Doug Kendall, president of the liberal Constitutional Accountability Center, has a long post explaining why conservative legal activist Ken Klukowski is wrong about Supreme Court nominee Elena Kagan and the Second Amendment. At issue is a recent Townhall column where Klukowski asserted that Kagan's "shocking" decision as solicitor general not to file a brief in the gun rights case McDonald v. Chicago reveals Kagan's deep hostility to the Second Amendment. Yet as Kendall explains:
I joined McDonald's lead counsel, Alan Gura, in a meeting with General Kagan and her staff to ask the Solicitor General to file a brief in support of McDonald and incorporation, against the City of Chicago….
I think the federal government does have a very important interest in making sure that constitutional rights, including the Second Amendment, apply against the states in the same manner that they apply against the federal government. I urged the United States to take that position. But I was not surprised—given the tradition of [the solicitor general] not weighing in on incorporation cases, the fact that the United States was not a party, and the fact that this case originated from Chicago—that the United States chose to stay on the sidelines. General Kagan gave us an entirely fair opportunity to state our case, and the decision by her office to refrain from filing a friend-of-the-court brief in this case tells us nothing meaningful about Kagan's views on the Second Amendment.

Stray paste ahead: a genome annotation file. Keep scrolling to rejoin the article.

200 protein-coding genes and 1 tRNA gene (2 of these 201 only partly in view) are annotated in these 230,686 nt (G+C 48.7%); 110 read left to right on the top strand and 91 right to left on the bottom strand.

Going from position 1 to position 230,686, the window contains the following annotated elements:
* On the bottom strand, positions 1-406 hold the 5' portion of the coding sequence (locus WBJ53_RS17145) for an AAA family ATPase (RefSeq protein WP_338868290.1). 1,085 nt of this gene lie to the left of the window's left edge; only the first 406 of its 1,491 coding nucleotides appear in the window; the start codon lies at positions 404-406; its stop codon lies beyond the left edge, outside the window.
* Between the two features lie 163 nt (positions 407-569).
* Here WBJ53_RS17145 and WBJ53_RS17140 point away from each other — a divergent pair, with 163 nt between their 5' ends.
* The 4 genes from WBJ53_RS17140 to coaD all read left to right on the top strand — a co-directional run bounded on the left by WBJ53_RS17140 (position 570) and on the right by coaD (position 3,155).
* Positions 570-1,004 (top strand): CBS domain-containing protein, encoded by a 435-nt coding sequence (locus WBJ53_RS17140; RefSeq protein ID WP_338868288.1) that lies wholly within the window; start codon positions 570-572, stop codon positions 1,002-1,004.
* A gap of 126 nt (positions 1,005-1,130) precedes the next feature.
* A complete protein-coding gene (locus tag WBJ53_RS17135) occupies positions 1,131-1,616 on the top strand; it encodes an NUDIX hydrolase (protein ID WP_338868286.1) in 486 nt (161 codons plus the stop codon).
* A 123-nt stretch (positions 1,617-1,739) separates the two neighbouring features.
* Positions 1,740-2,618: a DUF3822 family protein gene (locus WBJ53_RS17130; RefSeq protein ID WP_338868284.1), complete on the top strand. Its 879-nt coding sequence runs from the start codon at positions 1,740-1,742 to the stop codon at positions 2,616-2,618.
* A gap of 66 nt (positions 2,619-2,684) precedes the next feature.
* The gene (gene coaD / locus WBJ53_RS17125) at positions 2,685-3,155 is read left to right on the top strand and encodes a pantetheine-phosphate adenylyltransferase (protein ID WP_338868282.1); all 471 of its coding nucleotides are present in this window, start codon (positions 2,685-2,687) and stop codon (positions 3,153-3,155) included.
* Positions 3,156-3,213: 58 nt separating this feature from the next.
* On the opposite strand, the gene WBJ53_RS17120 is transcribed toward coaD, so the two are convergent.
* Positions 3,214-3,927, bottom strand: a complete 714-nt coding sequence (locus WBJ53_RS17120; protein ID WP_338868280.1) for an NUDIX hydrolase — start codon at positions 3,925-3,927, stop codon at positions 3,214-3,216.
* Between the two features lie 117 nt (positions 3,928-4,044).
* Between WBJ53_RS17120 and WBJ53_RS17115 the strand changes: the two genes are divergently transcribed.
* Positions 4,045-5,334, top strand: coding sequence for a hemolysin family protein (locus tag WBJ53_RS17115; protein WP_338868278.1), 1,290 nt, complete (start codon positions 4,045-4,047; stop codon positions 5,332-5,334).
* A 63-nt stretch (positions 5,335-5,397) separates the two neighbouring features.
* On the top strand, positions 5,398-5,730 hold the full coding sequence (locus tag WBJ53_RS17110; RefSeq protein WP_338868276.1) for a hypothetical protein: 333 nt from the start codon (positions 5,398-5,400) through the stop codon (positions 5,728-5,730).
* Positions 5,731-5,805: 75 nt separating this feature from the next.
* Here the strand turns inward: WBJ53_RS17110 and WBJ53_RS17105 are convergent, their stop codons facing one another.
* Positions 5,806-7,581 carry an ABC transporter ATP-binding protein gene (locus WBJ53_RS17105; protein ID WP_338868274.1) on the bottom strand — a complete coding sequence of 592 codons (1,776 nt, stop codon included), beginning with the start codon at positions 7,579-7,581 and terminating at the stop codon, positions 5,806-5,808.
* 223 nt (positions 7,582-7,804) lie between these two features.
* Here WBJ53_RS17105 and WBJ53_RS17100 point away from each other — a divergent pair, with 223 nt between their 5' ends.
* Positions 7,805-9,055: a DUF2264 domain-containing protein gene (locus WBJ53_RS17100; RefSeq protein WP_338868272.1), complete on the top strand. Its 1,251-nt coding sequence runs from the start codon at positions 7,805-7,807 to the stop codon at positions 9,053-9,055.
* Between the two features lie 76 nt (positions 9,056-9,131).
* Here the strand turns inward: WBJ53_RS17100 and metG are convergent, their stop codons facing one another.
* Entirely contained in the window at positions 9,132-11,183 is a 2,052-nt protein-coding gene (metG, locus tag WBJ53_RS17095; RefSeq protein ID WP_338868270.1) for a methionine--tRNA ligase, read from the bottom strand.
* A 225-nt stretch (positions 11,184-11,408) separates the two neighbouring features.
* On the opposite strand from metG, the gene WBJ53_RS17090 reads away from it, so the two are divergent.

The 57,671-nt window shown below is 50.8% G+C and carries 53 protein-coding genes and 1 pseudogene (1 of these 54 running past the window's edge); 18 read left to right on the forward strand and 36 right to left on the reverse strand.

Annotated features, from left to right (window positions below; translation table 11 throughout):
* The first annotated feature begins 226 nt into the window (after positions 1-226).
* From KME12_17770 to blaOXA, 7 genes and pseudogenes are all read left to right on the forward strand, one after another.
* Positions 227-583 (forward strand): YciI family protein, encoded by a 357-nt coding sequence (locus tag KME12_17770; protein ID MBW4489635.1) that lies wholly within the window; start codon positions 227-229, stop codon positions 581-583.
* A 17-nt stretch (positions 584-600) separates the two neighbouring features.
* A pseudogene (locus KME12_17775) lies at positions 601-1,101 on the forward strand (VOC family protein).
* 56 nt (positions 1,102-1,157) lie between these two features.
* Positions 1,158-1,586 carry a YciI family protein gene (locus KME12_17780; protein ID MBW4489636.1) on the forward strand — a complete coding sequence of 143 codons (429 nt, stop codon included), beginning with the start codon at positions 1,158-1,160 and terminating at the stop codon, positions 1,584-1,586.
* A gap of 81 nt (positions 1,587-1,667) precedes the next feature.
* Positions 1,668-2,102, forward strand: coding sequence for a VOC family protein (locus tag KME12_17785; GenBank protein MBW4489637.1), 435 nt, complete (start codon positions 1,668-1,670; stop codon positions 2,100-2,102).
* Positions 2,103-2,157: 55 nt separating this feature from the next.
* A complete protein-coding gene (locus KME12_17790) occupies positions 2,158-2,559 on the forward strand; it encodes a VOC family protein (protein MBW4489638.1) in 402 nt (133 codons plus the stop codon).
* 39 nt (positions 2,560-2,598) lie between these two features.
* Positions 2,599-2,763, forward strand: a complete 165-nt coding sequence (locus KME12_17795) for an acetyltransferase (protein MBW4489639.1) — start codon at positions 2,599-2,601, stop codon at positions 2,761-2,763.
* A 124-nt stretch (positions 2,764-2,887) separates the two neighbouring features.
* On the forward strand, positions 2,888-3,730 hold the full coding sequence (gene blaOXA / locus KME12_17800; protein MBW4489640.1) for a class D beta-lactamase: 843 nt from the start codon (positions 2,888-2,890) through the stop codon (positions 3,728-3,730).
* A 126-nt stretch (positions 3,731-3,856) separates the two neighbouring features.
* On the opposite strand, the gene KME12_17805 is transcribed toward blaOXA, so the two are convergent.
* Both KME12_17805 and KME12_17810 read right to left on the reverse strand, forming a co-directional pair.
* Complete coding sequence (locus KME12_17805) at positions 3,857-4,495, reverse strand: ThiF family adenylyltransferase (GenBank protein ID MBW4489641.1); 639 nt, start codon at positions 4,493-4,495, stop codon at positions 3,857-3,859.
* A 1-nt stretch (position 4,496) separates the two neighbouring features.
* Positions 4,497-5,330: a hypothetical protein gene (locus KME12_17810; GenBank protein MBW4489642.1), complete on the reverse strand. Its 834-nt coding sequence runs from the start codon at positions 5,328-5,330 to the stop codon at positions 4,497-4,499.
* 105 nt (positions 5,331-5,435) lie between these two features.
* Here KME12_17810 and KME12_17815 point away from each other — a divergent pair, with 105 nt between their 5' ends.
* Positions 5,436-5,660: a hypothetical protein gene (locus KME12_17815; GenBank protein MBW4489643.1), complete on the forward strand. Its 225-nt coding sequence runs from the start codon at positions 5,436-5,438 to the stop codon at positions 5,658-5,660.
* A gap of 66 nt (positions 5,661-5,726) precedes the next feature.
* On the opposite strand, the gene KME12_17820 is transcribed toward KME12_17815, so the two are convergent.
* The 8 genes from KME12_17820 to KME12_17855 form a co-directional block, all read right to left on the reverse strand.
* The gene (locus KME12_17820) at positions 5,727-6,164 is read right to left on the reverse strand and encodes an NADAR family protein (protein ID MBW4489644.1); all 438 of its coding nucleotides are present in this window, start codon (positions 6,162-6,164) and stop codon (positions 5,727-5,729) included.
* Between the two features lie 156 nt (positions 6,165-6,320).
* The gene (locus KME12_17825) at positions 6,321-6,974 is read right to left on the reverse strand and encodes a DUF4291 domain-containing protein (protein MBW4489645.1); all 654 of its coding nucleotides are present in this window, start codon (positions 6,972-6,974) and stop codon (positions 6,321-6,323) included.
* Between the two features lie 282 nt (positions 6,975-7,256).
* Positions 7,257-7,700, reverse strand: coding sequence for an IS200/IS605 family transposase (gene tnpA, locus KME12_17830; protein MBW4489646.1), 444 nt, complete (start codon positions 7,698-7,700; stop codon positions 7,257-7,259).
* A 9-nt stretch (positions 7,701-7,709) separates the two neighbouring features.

Kagan decided not to file a brief in a case where the federal government had no direct interest and where there was no federal law at stake. It's really quite a stretch to equate this with hostility to the Second Amendment.
Besides, as Kendall notes, Klukowski has his own record of constitutional infidelity to answer for:
Finally, it bears noting that Klukowski himself filed a brief in McDonald assailing Mr. McDonald's primary and strongest textual argument for incorporation: the argument that the Court should incorporate the Second Amendment into the Privileges or Immunities Clause of the Fourteenth Amendment. Mr. Klukowski supports his argument against incorporating in the manner intended by the framers of the Fourteenth Amendment out of policy concerns. In this breathless piece in the Washington Times, Klukowski argued that restoring the original meaning of the Fourteenth Amendment could lead to the "unhinging of the American culture." Thus, if anyone undermined the constitutional basis for incorporation in McDonald, it's not Elena Kagan, it is Ken Klukowski himself.
(Via Josh Blackman)